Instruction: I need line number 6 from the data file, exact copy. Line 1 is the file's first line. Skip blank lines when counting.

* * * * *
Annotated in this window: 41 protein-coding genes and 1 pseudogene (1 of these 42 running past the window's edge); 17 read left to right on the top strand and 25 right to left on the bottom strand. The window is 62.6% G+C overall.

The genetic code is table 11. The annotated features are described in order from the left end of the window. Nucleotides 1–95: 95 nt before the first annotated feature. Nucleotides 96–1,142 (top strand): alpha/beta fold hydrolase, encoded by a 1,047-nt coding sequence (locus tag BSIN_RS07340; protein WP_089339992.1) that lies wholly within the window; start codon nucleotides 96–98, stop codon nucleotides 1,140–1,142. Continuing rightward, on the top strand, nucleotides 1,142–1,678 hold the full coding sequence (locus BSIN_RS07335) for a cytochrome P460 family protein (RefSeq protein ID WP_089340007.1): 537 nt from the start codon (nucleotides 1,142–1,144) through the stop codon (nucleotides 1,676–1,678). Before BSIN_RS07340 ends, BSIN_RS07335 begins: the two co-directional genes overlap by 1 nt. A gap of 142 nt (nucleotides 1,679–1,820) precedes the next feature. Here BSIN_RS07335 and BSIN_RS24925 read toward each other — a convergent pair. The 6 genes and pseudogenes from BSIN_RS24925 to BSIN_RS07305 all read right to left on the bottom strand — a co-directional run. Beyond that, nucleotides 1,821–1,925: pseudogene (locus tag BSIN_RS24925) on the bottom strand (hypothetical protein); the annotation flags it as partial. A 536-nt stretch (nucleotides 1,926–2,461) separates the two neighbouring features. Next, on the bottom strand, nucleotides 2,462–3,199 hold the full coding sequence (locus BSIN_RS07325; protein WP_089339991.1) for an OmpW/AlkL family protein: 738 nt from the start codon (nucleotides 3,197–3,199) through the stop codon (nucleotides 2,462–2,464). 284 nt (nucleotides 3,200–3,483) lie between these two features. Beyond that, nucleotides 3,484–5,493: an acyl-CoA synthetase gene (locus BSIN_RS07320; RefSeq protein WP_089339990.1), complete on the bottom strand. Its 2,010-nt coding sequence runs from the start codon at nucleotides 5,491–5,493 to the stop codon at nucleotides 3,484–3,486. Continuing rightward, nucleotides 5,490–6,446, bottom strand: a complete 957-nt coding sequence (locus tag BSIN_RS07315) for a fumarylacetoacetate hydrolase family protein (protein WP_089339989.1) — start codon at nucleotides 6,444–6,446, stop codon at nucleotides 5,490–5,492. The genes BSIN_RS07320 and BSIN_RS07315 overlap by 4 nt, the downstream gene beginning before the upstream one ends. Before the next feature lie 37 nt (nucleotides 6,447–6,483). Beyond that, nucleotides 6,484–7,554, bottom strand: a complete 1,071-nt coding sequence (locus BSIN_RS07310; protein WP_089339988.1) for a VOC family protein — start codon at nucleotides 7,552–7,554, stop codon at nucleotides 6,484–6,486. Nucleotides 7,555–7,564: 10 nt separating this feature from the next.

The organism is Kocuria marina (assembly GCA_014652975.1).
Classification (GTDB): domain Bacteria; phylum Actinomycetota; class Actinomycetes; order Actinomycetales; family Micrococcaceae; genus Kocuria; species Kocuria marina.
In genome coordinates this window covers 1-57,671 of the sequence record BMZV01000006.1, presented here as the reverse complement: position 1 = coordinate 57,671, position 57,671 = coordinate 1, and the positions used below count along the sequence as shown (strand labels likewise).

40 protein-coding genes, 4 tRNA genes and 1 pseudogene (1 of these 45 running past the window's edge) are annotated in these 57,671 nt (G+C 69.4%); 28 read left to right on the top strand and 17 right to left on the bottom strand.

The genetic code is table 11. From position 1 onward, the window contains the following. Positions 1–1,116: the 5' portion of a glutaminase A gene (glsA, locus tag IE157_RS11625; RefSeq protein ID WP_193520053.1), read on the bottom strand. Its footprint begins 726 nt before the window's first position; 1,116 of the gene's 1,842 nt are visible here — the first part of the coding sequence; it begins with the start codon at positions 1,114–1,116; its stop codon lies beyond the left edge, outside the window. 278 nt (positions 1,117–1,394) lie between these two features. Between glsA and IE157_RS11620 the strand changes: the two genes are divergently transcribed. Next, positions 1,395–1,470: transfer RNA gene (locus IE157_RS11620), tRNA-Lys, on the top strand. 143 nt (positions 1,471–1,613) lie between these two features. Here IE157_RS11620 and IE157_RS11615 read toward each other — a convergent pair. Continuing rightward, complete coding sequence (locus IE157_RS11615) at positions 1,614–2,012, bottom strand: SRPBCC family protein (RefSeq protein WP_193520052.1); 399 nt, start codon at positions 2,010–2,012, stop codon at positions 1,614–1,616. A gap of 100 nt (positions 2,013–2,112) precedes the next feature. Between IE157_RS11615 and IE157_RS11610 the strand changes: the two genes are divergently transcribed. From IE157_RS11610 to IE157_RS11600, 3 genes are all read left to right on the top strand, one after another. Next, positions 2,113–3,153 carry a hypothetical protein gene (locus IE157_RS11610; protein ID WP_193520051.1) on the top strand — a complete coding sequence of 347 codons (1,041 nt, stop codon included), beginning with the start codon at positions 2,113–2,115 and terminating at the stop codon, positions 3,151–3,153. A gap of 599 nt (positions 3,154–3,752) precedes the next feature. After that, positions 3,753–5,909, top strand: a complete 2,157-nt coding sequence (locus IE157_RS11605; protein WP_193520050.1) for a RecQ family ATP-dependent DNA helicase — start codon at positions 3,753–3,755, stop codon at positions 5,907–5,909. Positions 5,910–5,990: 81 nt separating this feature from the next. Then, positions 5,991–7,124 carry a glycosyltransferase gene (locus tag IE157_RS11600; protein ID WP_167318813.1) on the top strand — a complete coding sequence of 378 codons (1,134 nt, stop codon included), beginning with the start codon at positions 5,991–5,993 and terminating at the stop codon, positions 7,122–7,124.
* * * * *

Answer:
40 protein-coding genes, 4 tRNA genes and 1 pseudogene (1 of these 45 running past the window's edge) are annotated in these 57,671 nt (G+C 69.4%); 28 read left to right on the top strand and 17 right to left on the bottom strand.